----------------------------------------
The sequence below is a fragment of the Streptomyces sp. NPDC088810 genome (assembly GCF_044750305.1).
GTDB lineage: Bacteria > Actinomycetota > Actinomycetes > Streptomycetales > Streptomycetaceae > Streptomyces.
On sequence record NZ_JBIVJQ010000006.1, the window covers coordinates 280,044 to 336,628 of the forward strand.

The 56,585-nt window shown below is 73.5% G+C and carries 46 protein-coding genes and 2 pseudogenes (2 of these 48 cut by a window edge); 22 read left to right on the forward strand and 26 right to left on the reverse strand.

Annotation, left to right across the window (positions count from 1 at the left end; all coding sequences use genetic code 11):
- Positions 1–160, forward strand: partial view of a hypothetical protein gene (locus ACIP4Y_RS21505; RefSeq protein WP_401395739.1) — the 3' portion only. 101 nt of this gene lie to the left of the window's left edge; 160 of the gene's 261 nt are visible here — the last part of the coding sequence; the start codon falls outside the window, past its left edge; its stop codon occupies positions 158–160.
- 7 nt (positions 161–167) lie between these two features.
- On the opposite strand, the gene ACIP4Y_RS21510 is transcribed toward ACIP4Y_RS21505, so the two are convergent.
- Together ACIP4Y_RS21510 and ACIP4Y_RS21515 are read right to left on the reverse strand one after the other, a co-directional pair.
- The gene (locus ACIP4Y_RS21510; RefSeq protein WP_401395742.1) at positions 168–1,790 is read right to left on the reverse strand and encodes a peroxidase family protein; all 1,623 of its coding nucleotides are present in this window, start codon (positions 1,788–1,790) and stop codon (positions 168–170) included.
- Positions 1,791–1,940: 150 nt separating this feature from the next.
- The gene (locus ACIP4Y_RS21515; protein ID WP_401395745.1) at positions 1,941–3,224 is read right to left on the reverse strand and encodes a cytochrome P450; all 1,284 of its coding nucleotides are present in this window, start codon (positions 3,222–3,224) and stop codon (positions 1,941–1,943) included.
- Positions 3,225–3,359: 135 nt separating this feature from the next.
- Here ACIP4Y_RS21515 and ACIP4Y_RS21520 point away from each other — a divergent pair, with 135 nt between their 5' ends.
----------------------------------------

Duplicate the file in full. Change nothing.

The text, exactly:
The sequence below is a fragment of the Streptomyces sp. NPDC088810 genome (assembly GCF_044750305.1).
GTDB lineage: Bacteria > Actinomycetota > Actinomycetes > Streptomycetales > Streptomycetaceae > Streptomyces.
On sequence record NZ_JBIVJQ010000006.1, the window covers coordinates 280,044 to 336,628 of the forward strand.

The 56,585-nt window shown below is 73.5% G+C and carries 46 protein-coding genes and 2 pseudogenes (2 of these 48 cut by a window edge); 22 read left to right on the forward strand and 26 right to left on the reverse strand.

Annotation, left to right across the window (positions count from 1 at the left end; all coding sequences use genetic code 11):
- Positions 1–160, forward strand: partial view of a hypothetical protein gene (locus ACIP4Y_RS21505; RefSeq protein WP_401395739.1) — the 3' portion only. 101 nt of this gene lie to the left of the window's left edge; 160 of the gene's 261 nt are visible here — the last part of the coding sequence; the start codon falls outside the window, past its left edge; its stop codon occupies positions 158–160.
- 7 nt (positions 161–167) lie between these two features.
- On the opposite strand, the gene ACIP4Y_RS21510 is transcribed toward ACIP4Y_RS21505, so the two are convergent.
- Together ACIP4Y_RS21510 and ACIP4Y_RS21515 are read right to left on the reverse strand one after the other, a co-directional pair.
- The gene (locus ACIP4Y_RS21510; RefSeq protein WP_401395742.1) at positions 168–1,790 is read right to left on the reverse strand and encodes a peroxidase family protein; all 1,623 of its coding nucleotides are present in this window, start codon (positions 1,788–1,790) and stop codon (positions 168–170) included.
- Positions 1,791–1,940: 150 nt separating this feature from the next.
- The gene (locus ACIP4Y_RS21515; protein ID WP_401395745.1) at positions 1,941–3,224 is read right to left on the reverse strand and encodes a cytochrome P450; all 1,284 of its coding nucleotides are present in this window, start codon (positions 3,222–3,224) and stop codon (positions 1,941–1,943) included.
- Positions 3,225–3,359: 135 nt separating this feature from the next.
- Here ACIP4Y_RS21515 and ACIP4Y_RS21520 point away from each other — a divergent pair, with 135 nt between their 5' ends.